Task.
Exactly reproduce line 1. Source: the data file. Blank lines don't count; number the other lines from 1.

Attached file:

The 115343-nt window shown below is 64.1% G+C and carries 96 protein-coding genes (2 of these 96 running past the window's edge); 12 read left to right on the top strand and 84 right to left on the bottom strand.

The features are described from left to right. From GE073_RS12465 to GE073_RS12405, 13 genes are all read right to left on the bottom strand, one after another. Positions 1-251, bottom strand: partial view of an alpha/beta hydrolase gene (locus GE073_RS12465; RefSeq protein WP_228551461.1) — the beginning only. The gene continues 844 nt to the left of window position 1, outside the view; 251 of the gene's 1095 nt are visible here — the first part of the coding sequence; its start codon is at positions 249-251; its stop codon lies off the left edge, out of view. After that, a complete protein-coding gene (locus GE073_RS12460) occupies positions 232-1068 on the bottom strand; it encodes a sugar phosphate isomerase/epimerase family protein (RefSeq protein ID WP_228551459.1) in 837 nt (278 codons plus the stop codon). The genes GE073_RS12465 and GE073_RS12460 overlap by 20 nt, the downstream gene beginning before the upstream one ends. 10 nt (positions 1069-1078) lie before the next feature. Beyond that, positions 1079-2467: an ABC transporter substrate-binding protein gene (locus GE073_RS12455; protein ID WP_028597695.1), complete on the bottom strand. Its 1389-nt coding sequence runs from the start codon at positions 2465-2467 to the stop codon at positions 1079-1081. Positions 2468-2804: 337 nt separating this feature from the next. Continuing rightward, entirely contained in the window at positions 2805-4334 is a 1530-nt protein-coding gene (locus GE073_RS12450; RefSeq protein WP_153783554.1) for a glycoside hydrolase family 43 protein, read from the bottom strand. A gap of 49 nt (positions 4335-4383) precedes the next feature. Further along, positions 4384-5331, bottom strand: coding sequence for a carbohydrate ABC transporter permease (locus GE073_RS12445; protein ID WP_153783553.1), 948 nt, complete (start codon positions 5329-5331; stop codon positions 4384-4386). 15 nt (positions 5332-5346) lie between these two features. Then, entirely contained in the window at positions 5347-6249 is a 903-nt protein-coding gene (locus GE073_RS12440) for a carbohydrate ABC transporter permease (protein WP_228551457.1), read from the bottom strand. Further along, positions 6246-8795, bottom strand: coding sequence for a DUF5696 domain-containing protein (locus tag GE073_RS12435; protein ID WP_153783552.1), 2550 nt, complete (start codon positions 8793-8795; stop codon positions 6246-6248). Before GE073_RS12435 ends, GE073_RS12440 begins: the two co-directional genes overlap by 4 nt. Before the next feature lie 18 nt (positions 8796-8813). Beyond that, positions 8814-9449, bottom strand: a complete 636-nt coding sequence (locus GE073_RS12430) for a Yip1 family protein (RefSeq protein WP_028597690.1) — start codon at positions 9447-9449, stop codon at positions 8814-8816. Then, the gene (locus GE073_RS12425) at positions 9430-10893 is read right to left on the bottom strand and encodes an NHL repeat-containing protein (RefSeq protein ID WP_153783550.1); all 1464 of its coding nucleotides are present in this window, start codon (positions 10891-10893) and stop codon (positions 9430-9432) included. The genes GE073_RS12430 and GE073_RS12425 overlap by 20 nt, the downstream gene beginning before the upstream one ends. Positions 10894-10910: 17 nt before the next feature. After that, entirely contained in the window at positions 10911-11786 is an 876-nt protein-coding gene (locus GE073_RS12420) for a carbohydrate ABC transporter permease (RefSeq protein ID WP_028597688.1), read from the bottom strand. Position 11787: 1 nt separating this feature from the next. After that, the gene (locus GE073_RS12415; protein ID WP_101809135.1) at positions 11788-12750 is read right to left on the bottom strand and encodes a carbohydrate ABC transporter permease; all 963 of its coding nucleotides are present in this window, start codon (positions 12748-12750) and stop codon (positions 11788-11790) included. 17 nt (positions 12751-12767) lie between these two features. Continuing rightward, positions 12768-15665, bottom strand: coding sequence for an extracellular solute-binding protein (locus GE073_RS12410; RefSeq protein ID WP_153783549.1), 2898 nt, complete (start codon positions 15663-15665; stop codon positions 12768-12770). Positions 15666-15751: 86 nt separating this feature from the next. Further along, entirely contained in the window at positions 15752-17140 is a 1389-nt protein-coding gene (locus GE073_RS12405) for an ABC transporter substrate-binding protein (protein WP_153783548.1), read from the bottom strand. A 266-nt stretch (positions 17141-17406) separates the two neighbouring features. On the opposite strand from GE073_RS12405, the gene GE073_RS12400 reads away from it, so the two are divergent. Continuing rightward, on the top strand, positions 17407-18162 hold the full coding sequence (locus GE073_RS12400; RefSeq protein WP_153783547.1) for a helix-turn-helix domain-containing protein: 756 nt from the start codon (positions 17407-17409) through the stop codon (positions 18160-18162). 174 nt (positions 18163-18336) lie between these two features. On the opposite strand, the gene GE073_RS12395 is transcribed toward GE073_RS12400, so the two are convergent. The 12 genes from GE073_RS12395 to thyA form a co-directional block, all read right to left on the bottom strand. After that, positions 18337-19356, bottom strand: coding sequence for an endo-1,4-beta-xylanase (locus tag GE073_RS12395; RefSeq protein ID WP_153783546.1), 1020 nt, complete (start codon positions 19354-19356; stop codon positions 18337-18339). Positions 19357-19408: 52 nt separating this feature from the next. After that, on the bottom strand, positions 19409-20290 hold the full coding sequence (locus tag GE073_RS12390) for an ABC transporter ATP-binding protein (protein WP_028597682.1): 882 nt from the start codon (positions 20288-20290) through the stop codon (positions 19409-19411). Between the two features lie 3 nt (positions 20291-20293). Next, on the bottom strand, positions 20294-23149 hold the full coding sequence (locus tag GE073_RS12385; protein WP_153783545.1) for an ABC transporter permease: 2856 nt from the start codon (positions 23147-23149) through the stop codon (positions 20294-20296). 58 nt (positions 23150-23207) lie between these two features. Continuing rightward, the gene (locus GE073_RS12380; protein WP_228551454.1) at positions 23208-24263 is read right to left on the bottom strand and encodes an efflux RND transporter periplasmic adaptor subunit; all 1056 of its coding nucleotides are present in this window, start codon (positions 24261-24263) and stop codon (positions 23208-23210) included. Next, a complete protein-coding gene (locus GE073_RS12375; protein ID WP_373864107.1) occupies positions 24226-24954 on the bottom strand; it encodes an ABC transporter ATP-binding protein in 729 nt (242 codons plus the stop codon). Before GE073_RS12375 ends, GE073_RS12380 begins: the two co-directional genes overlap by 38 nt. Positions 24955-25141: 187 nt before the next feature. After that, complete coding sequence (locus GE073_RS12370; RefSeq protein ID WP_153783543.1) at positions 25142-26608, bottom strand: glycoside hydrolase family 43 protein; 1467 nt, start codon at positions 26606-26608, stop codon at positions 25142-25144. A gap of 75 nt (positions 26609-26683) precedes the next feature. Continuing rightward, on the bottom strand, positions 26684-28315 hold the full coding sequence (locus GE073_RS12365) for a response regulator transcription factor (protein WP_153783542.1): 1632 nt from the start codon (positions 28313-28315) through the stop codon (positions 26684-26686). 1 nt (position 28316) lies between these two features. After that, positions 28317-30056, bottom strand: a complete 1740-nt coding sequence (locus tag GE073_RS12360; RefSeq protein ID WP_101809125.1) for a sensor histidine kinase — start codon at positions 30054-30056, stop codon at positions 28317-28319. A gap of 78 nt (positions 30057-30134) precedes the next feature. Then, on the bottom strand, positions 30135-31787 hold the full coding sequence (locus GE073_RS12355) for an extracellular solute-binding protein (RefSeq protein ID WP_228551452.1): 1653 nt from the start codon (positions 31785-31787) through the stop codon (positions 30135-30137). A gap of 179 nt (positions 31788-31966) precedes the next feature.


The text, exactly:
The 115343-nt window shown below is 64.1% G+C and carries 96 protein-coding genes (2 of these 96 running past the window's edge); 12 read left to right on the top strand and 84 right to left on the bottom strand.